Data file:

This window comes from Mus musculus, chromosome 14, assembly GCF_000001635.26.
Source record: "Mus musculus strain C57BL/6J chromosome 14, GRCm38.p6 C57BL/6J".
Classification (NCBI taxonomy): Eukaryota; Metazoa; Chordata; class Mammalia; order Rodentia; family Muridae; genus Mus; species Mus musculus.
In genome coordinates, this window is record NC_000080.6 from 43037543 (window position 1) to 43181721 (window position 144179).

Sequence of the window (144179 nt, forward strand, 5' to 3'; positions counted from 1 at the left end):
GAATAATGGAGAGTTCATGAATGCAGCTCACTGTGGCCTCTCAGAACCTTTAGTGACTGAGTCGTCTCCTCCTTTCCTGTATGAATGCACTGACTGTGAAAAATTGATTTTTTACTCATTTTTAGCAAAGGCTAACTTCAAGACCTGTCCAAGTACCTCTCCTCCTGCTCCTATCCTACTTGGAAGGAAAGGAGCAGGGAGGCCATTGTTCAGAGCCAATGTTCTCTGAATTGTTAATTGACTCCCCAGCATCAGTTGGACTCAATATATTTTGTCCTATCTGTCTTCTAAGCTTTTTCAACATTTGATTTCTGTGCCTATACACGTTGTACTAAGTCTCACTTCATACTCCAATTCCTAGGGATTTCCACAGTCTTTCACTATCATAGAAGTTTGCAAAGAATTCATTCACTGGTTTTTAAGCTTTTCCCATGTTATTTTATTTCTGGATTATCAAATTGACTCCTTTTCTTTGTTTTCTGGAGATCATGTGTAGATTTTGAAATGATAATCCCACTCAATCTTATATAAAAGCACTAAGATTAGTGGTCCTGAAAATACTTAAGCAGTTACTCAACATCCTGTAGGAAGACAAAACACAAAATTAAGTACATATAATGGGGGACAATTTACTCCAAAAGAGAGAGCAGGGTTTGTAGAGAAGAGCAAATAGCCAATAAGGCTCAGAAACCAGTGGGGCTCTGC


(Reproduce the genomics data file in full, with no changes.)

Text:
This window comes from Mus musculus, chromosome 14, assembly GCF_000001635.26.
Source record: "Mus musculus strain C57BL/6J chromosome 14, GRCm38.p6 C57BL/6J".
Classification (NCBI taxonomy): Eukaryota; Metazoa; Chordata; class Mammalia; order Rodentia; family Muridae; genus Mus; species Mus musculus.
In genome coordinates, this window is record NC_000080.6 from 43037543 (window position 1) to 43181721 (window position 144179).

Sequence of the window (144179 nt, forward strand, 5' to 3'; positions counted from 1 at the left end):
GAATAATGGAGAGTTCATGAATGCAGCTCACTGTGGCCTCTCAGAACCTTTAGTGACTGAGTCGTCTCCTCCTTTCCTGTATGAATGCACTGACTGTGAAAAATTGATTTTTTACTCATTTTTAGCAAAGGCTAACTTCAAGACCTGTCCAAGTACCTCTCCTCCTGCTCCTATCCTACTTGGAAGGAAAGGAGCAGGGAGGCCATTGTTCAGAGCCAATGTTCTCTGAATTGTTAATTGACTCCCCAGCATCAGTTGGACTCAATATATTTTGTCCTATCTGTCTTCTAAGCTTTTTCAACATTTGATTTCTGTGCCTATACACGTTGTACTAAGTCTCACTTCATACTCCAATTCCTAGGGATTTCCACAGTCTTTCACTATCATAGAAGTTTGCAAAGAATTCATTCACTGGTTTTTAAGCTTTTCCCATGTTATTTTATTTCTGGATTATCAAATTGACTCCTTTTCTTTGTTTTCTGGAGATCATGTGTAGATTTTGAAATGATAATCCCACTCAATCTTATATAAAAGCACTAAGATTAGTGGTCCTGAAAATACTTAAGCAGTTACTCAACATCCTGTAGGAAGACAAAACACAAAATTAAGTACATATAATGGGGGACAATTTACTCCAAAAGAGAGAGCAGGGTTTGTAGAGAAGAGCAAATAGCCAATAAGGCTCAGAAACCAGTGGGGCTCTGC